Production of polysaccharide-based to nanosystems

A critical step in the preparation of polysaccharide-based nanosystems is the coupling method for attaching the polymer to the nanomaterial. Broadly speaking, the methods for producing polysaccharide-based nanosystems fall in the general categories of non-covalent and covalent approaches. Both approaches are associated with advantages and drawbacks, although covalent protocols are generally preferred due to the considerably higher stabilities. The method choice is based on nanosystem chemistry, desired particle size, polysaccharide chemistry and the intended application in order to afford efficient ligand coupling and to provide optimal ligand presentation.[7, 55, 56]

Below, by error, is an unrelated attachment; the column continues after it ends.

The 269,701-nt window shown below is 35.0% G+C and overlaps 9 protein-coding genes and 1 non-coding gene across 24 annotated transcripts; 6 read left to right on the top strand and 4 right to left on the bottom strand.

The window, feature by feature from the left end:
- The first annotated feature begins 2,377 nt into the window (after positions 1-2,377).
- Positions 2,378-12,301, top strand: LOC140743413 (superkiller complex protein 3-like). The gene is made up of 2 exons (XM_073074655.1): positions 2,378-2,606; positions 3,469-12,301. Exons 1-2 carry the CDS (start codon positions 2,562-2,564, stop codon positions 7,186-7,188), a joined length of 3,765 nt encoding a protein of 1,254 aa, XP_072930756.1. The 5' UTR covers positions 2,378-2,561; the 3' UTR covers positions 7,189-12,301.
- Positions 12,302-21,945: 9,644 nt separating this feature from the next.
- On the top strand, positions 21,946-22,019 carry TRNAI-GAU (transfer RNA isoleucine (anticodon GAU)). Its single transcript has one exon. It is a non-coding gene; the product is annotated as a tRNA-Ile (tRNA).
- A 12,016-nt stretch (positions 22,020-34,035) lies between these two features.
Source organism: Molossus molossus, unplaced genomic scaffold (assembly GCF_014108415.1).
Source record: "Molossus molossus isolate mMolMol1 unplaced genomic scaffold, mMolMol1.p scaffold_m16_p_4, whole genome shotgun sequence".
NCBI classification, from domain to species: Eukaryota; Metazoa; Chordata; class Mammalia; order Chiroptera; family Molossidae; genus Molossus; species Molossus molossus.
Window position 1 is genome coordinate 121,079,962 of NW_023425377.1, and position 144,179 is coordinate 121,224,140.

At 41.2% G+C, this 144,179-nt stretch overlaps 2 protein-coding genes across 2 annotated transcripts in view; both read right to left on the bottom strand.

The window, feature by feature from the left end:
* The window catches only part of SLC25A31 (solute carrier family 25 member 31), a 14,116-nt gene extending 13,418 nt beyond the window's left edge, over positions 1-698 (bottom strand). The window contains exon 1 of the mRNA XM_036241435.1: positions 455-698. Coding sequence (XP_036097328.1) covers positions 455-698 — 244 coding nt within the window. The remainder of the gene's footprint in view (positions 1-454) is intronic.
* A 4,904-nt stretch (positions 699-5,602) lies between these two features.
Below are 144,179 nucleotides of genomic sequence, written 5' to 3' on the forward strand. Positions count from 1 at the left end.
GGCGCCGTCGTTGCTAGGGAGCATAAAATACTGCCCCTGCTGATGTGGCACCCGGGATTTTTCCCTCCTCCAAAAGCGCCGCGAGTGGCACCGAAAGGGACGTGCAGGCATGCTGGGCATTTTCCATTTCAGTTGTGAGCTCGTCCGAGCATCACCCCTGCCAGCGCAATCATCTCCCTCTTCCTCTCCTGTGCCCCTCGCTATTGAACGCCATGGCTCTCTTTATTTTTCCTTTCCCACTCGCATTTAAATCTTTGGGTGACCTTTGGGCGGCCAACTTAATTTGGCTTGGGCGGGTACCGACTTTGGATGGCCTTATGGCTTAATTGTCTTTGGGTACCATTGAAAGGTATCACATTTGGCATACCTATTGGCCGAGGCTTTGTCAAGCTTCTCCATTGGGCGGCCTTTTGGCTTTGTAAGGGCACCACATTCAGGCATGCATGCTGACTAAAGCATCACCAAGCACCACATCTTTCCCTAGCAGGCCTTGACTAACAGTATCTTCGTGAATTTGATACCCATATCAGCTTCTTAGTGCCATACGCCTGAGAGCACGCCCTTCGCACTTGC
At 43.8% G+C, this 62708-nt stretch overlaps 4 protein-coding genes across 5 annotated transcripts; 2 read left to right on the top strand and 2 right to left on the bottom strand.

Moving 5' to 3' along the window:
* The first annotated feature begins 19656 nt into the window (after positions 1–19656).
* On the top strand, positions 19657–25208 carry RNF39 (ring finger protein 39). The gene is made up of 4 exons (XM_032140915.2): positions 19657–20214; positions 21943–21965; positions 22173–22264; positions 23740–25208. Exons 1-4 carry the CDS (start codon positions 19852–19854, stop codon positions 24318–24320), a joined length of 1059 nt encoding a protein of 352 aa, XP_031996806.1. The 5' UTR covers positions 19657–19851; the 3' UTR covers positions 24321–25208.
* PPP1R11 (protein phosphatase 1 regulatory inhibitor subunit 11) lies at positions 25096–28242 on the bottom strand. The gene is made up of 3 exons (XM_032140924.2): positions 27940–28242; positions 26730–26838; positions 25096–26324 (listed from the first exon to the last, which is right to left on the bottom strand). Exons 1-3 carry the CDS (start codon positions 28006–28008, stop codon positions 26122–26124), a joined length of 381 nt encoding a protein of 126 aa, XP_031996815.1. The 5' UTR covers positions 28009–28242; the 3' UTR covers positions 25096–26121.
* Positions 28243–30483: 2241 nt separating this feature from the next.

Non-covalent approaches rely on electrostatic interactions, hydrogen bonding and hydrophobic interactions. Although reversible nanosystem-polysaccharide association is obtained from such physical methods, there is the advantage of avoiding harsh preparation condition as well as toxic crosslinkers.[1, 57] For instance, dextran-coated quantum dots were synthesized via electrostatic interactions with negatively charged carboxymethyldextran.[58] In related approach, Huang and co-workers reported the production of silver/polysaccharide nanocomposites based on the interaction of the electron-rich atoms of polar hydroxyl on polysaccharides and the electropositive transition metal cation.[59] Besides the fact that non-covalent approaches represent a green method providing an environmental friendly strategy to prepare polysaccharide-based nanoparticles, minimal or no chemical modification is required for the polysaccharide ligands and the nanomaterial substrates.[7, 60] Most of surface functionalization methods are covalent approaches. They are more advantageous considering the robust linkage and the stability of the surface ligand. Covalent attachment of polymers to nanosystems can be carried out by ''grafting to'' and ''grafting from'' methods. The ''grafting to'' method consists in using prefabricated polymers with reactive end groups to react with the functional groups on the surface of the nanosystem. The ''grafting from'' method involves reactive groups covalently attached to the nanosystem surfaces. The grafting reaction can proceed then by polymerization from the surface, initiated by reaction with monomers.[54, 61-63] The majority of methods to produce polysaccharide-coated nanosystems concern the ''grafting to'' method. Such direct polysaccharide conjugation to nanosystems is feasible when the ligand possesses a functional group that is reactive towards the nanosystem material. This is the case of polysaccharides presenting a thiol/disulfide group to be conjugated on metallic particles (Au, Ag, Cu) and semiconductor ones (CdS, CdSe, ZnS), and phosphates-containing ligands to be conjugated on metal oxide particles (iron oxide, TiO2). According to the nature of the substrate material, ligands possessing the corresponding functional groups are chosen.[57]